In Other News
transplant02-2-16.jpgEight hours, every other night, an electronic orchestra performs alongside the bed of Nell Benson.

By Nate Hansen
Larson Newspapers

Eight hours, every other night, an electronic orchestra performs alongside the bed of Nell Benson.

The sounds of cycling fluids harmonize with the low hum of a refrigerator-sized computer. The subtle echo of simulated ocean waves roll down the hall.

?Swish, swish, swish,? Benson says, describing the sound.

?It?s more of a white noise,? she adds.

Benson says the sound has become a euphony to her and her husband, Wayne Bell. After all, the sound comes from a Fresenius 2008K — a dialysis machine calibrated to keep Benson alive.

Benson and Bell arrive home early from their Valentine?s Day dinner Wednesday evening. They don?t mind the early departure, as they need to prepare for the night?s dialysis.

?It usually takes two hours to set up,? Bell says, looking over equipment he and his wife both manage.

Beside Benson, attached to the dialysis machine, is a line of tubing with two ends colored red and blue. Before she lies down to sleep, she will attach the two ends to matching ends on a catheter in her chest.

According to Benson and Bell, the red end draws out the arterial blood, which flows into the Fresenius 2008K. This machine filters the ?bad blood? through a semipermeable membrane called a F70NR capillary dialyzer. It removes waste products, such as potassium and urea, from the blood.

Simultaneously, the dialysis fluid cleanses the blood with bicarbonate. It?s then reintroduced into the body through the blue end of the catheter.

?This thing won?t let you make a mistake,? Bell says.

Bell displays a six-inch thick manual on directions how to run the machine. He then laughs as he explains there?s always nurses and technicians on call 24 hours a day if anything should go wrong.

Jerry Bell is the nurse administrator and program manager for Camelback Dialysis? DaVita at Home. It?s the Scottsdale clinic and program where Benson is a patient.

Bell started working in the dialysis field in 1974. He says DaVita at Home?s home hemodialysis offers patients flexibility with treatment schedules and allows them the opportunity to live life to the fullest.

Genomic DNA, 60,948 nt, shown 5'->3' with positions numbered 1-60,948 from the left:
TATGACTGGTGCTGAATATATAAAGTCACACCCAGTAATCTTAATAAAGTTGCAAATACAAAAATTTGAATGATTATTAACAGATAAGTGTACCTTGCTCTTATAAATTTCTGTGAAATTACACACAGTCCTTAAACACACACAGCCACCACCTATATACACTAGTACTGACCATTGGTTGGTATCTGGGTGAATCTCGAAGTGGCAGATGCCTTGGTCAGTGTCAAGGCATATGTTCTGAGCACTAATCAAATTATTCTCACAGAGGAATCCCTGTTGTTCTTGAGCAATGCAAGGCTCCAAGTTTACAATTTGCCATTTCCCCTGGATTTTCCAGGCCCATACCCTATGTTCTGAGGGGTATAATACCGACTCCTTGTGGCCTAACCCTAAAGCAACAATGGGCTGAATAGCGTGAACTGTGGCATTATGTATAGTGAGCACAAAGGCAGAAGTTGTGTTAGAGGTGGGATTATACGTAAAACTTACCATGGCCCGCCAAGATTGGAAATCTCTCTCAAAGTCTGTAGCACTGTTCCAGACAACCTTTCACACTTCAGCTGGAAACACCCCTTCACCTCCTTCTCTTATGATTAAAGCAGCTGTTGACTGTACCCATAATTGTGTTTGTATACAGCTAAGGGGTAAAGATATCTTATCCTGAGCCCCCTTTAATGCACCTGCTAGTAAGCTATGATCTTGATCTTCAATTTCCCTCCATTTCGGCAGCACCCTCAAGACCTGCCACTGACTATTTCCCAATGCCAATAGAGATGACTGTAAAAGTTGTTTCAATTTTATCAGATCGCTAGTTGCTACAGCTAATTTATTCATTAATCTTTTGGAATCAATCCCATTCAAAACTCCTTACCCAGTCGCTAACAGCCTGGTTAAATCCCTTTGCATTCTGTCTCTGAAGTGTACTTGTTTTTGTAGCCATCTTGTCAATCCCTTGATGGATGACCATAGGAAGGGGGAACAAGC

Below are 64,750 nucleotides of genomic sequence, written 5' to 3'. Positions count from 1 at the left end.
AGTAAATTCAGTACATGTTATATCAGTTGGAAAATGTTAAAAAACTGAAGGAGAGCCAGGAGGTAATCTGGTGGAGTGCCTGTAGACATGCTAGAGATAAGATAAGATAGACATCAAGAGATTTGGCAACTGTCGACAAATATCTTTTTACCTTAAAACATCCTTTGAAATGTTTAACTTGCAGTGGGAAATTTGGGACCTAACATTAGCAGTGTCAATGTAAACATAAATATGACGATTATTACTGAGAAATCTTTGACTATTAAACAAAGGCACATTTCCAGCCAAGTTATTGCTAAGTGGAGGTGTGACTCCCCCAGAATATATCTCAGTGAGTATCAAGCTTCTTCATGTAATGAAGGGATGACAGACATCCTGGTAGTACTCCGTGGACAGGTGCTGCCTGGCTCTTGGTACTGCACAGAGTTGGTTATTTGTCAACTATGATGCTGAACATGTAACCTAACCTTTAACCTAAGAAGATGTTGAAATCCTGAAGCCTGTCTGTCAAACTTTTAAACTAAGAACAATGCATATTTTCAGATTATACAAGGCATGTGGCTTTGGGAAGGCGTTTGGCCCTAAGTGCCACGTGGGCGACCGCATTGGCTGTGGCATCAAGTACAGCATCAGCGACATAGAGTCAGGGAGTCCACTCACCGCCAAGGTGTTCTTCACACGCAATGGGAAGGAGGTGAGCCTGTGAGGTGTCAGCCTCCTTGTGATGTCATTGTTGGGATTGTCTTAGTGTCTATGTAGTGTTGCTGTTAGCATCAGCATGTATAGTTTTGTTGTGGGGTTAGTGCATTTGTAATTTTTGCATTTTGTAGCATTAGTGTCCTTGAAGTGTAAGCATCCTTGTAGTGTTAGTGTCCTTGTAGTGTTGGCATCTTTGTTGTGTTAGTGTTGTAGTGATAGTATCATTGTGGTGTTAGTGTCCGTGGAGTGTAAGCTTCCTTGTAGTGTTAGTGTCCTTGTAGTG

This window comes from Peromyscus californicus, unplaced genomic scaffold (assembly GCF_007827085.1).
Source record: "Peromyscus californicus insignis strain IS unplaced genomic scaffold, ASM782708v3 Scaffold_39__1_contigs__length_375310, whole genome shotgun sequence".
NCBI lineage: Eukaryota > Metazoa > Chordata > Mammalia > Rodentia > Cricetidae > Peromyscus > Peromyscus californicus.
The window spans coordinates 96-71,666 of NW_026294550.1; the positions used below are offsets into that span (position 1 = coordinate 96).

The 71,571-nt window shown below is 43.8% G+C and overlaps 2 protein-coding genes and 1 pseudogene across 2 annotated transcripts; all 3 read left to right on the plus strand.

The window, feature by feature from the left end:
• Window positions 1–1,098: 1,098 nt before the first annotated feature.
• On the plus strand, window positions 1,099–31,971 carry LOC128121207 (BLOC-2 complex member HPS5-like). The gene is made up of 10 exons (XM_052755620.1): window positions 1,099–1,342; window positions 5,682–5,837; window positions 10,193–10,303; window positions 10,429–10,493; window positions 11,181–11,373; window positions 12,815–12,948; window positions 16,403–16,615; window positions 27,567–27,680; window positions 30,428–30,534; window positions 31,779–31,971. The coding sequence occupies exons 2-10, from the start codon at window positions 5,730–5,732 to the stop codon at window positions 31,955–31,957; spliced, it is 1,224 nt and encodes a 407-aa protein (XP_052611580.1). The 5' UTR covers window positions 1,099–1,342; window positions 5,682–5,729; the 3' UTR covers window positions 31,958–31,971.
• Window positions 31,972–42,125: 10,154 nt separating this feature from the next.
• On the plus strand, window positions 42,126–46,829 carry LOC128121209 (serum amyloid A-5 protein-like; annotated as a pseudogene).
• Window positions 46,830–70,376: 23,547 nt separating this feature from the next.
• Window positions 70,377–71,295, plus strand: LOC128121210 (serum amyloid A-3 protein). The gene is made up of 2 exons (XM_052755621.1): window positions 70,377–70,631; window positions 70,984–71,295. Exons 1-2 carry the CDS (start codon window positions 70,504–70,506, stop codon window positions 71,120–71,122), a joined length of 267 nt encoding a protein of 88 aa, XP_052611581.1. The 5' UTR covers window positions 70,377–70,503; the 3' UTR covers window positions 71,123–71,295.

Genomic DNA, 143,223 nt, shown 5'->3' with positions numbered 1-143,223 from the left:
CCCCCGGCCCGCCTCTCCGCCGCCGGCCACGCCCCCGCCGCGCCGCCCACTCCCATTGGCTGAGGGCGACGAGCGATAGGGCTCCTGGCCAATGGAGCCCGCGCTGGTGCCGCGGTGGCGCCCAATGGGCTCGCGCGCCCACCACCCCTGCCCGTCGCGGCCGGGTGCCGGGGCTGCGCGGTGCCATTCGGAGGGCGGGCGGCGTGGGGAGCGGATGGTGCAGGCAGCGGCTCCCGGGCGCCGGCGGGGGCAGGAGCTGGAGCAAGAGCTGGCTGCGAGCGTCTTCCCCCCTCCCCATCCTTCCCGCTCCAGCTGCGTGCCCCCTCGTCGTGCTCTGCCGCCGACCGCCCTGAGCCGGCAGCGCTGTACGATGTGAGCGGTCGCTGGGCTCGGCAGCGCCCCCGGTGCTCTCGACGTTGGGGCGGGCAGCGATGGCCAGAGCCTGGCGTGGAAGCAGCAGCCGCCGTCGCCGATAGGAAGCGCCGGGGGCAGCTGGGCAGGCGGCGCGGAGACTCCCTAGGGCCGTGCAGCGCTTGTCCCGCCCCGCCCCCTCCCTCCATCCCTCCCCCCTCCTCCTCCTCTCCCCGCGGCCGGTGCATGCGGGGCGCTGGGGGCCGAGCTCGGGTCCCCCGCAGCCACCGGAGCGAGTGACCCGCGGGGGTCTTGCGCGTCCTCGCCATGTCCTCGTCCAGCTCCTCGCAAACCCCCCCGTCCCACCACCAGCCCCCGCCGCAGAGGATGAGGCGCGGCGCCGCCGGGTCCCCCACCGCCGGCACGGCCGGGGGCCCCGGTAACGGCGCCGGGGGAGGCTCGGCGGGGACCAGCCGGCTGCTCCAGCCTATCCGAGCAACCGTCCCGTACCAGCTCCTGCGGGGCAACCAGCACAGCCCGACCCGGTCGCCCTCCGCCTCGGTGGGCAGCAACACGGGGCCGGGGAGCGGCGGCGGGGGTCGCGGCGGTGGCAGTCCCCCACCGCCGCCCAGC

People with chronic renal disease are able to conduct dialysis at home in eight-hour sessions a few nights a week, or five to six days a week in two to three hour sessions, he says.

?People are able to gain control of their lives,? Bell says.

?Our folks are people, not patients ? we fit dialysis to fit their lives, not their lives to fit dialysis,? Bell adds.

Wayne Bell tests the machine and attached components as his wife performs her predialysis routine.

Bell inspects two water softeners that run water into a reverse osmosis machine for desalination. After the water is desalinized, it runs into the Fresenius 2008K.

During the process, Bell checks the conductivity and pH of the water.

In the meantime, Benson takes her temperature and measures her blood pressure and body weight. She does this before and after treatment.

?I think either one of us could work as a dialysis technician,? she laughs.

According to Dr. Devin Mikles, Benson?s primary care physician from Verde Valley Medical Center, Benson was hit by an insidious onset of kidney failure in November 2001.

Mikles says a biopsy revealed an uncommon kidney disease called pauci-immune crescentic glomerulonephritis. This autoimmune disease is one in which the body makes antibodies against its own tissues, he says.

Two years later, while Benson was in Mexico, Mikles says she developed a widespread form of the autoimmune disease called anti-neutrophil cytoplasmic antibody multisystem vasculitis.

The results were severe body rashes, lung vessel inflammation, pulmonary hemorrhaging and acute seronegative inflammatory arthritis.

?Nell [Benson] barely made it home to receive treatment and presented in a critical state,? Mikles says.

After aggressive treatments at VVMC, Benson came out alive. Unfortunately, her kidneys failed completely and dialysis became necessary.

?Nell chose home hemodialysis so that she could avoid spending so much time in clinics and hospitals and have more personal freedom,? Mikles says.

?When a patient is able to take more responsibility for their own treatment, they generally will do better,? he adds.

Benson adjourns to the living room.

?In a way, I consider the whole experience a gift,? she says, surprisingly.

She?s received a second chance on life, she explains.

?There?s no hectic lifestyle, no materialism,? she says, admitting a change.

When Benson drove to Phoenix for her first dialysis, she says she was frightened.

She says she remembered the book A Course in Miracles and thought of various meditations it preached.

?I remembered, ?I Rest in God,?? she says.

Benson remembers that day as she remembers the few months three years ago she spent not knowing whether she was going to live or die.

She pauses a moment, tearful that her next step is only to wait — wait for a kidney transplant.

?Despite all that was going on, I felt everything was all right. I was in complete acceptance,? she recalls.

Benson turns to glance at a photo of herself and her husband posed on their Harley-Davidson.

She loves the motorcycle?s powerful roar, she says.

?Everything will be all right,? she smiles.


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